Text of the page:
Together, community members, business leaders and government decision-makers can solve difficult issues. This was the theme of the third and final installment of the OHSU-PSU Gun Violence as a Public Health Issue forum series that took place June 20 at the Collaborative Life Sciences Building on Portland’s South Waterfront.
“We experience the equivalent of a 9/11 attack every month and a half in this country due to guns,” said keynote speaker John Rosenthal. “Gun violence is preventable. We, as business and policy leaders, have the power to change the conversation and to change lives.” Rosenthal, a Boston-based real estate developer, is the founder of Stop Handgun Violence.
The solution is not eliminating guns from society, Rosenthal continued. It’s instilling common sense in terms of gun safety and policy. Drawing from his experiences in Massachusetts, the state with the lowest rate of gun deaths, Rosenthal suggests that other states, including Oregon, which in 2015 passed a law requiring background checks for private gun sales, provide mandatory firearm training for gun owners and easy access to child safety devices, and eliminate high-capacity ammunition magazines.
John Hunter, M.D., F.A.C.S., interim dean of the OHSU School of Medicine and co-planner of the June 20 forum, likened the lack of gun safety measures today to absence of seatbelts in the 1950s. What was once viewed as an impediment to a basic American freedom, he said, is now a standard in cars around the world because industry, public health advocates and government came together to solve a problem.
Brian Gibbs, Ph.D., M.P.A., vice president for equity and inclusion at OHSU and associate professor in the OHSU-PSU School of Public Health, called for a local effort to improve community wellness.
“OHSU and PSU are in the businesses of public health, health care and science,” he said. “While we can surgically remove bullets, stitch people up and provide medication or mental health services, upon discharge our patients are likely to return to the same community that puts them at risk for further violence, abuse and even suicide.”
With the three-part forum series now complete, the work to build on existing community efforts to address the gun violence epidemic in Oregon begins. Members of the Gun Violence as a Public Health Issue Advisory Committee will review feedback and data received from Tuesday’s forum, as well as the two previous events focused on members of the OHSU and PSU workforce and a broad group of community members, respectively. Findings will be translated into research, education and advocacy recommendations outlining next steps to address gun violence as a public health issue in Oregon. The report is expected later this year.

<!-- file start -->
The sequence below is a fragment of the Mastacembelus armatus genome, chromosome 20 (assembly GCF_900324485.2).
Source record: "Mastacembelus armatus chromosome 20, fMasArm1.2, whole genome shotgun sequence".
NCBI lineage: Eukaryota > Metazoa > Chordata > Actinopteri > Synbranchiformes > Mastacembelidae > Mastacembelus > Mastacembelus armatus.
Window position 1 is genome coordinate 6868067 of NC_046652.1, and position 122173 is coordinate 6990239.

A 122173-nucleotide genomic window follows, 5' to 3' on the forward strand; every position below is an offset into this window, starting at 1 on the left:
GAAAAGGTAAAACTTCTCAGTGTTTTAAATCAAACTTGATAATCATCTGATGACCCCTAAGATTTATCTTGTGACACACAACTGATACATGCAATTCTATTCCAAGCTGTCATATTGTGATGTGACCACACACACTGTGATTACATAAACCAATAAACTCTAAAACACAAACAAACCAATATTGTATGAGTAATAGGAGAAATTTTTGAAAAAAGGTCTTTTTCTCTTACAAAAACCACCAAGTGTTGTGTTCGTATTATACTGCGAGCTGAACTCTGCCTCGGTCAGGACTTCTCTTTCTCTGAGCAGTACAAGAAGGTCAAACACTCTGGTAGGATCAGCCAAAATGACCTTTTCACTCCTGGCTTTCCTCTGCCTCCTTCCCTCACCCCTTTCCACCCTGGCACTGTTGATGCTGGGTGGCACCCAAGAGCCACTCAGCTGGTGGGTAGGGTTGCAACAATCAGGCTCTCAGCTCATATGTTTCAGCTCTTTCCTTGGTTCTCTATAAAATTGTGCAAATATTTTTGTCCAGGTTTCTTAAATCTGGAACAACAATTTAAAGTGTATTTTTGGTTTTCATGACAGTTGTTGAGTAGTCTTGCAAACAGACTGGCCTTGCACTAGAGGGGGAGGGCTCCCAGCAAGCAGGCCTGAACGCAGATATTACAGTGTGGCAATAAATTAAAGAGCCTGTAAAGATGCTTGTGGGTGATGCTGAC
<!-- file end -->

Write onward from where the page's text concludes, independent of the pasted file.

“These forums have shown me that we can move from complacency to action,” said Hunter. “We are here to catalyze change, and together we will define next steps to reduce gun violence in our communities. I can’t wait to get started.”
A podcast featuring Gun Violence as a Public Health Issue III: The Role of Business, is available here.
Gun Violence as a Public Health Issue III: The Role of Business, featured:
- A keynote address by John E. Rosenthal, founder, Stop Handgun Violence, and president, Meredith Management
- Remarks from: Joe Robertson, M.D., M.B.A., president, OHSU; John Hunter, M.D., F.A.C.S., interim dean, OHSU School of Medicine; and Brian Gibbs, Ph.D., M.P.A., vice president for Equity and Inclusion, OHSU
- A panel discussion about the preventability of gun violence, featuring experts from OHSU, the OHSU-PSU School of Public Health, Friends of the Children and Legacy Emanuel Medical Center
Details about the OHSU-PSU Gun Violence as a Public Health Issue initiative are available at www.ohsu.edu/standtogether.